I had been completely male-identified as an art student. When I started coming out as a lesbian in New York the work of these women was revelatory. There was something about being sexually identified with women that made me want to see my own reflection in art in ways I never had considered before. Seeing the work of Elizabeth Murray was exactly the same experience to me as reading Adrienne Rich’s poetry. It was about seeing somebody with a real formal base who reinvented formalism by adding personal content. I never could have said it that way at the time, but when I looked at Murray’s painting I knew she was talking about me. It was very exciting.
The other artist I loved right from the start was Andy Warhol, and it’s Andy who inspired the series of silk screens of Gertrude Stein and of Barbra Streisand from the film Yentl, an image I titled My Elvis. I find Andy so fascinating because he was the first queer artist—I mean queer in the political sense we mean queer. While some of his homosexual contemporaries were into coding and veiling and obscuring, Andy really made pictures about what it was like being a queer guy in the ’50s. He was the first big queer-boy artist and he really made these pictures of the inside of his queer brain, from the women’s shoes on.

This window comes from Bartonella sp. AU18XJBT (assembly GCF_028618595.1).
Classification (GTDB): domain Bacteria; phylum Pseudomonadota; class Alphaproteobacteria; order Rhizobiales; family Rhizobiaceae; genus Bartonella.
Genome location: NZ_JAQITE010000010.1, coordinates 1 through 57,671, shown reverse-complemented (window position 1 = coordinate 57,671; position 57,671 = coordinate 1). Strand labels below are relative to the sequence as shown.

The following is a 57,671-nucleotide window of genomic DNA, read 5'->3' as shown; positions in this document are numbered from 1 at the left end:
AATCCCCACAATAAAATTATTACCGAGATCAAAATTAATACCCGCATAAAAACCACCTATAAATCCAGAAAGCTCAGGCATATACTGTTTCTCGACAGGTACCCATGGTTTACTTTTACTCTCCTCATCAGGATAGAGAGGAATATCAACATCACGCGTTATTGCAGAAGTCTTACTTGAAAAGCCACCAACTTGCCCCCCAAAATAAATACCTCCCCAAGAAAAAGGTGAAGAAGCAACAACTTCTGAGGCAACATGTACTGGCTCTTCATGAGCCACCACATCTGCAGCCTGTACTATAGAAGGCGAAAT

And for me to look at that work as a lesbian is fascinating. I think: what would it look like if Andy was a lesbian? Because for me his work is defined by his gayness. It’s all about queerness, so I ask what would it be like if he was a woman, not to mention a Jewish woman. Not to mention my age and a Jewish woman? Who would he be obsessed with? That Before-and-After nose job painting he did in the ’60s was such an experience for me as a Jewish girl on Long Island. It had such a different resonance in my community than it did to Andy in his community. And it’s that difference that I’m really interested in. I spent a lot of time thinking why Andy didn’t do Barbra, even though Barbra was such a star when he was doing those paintings.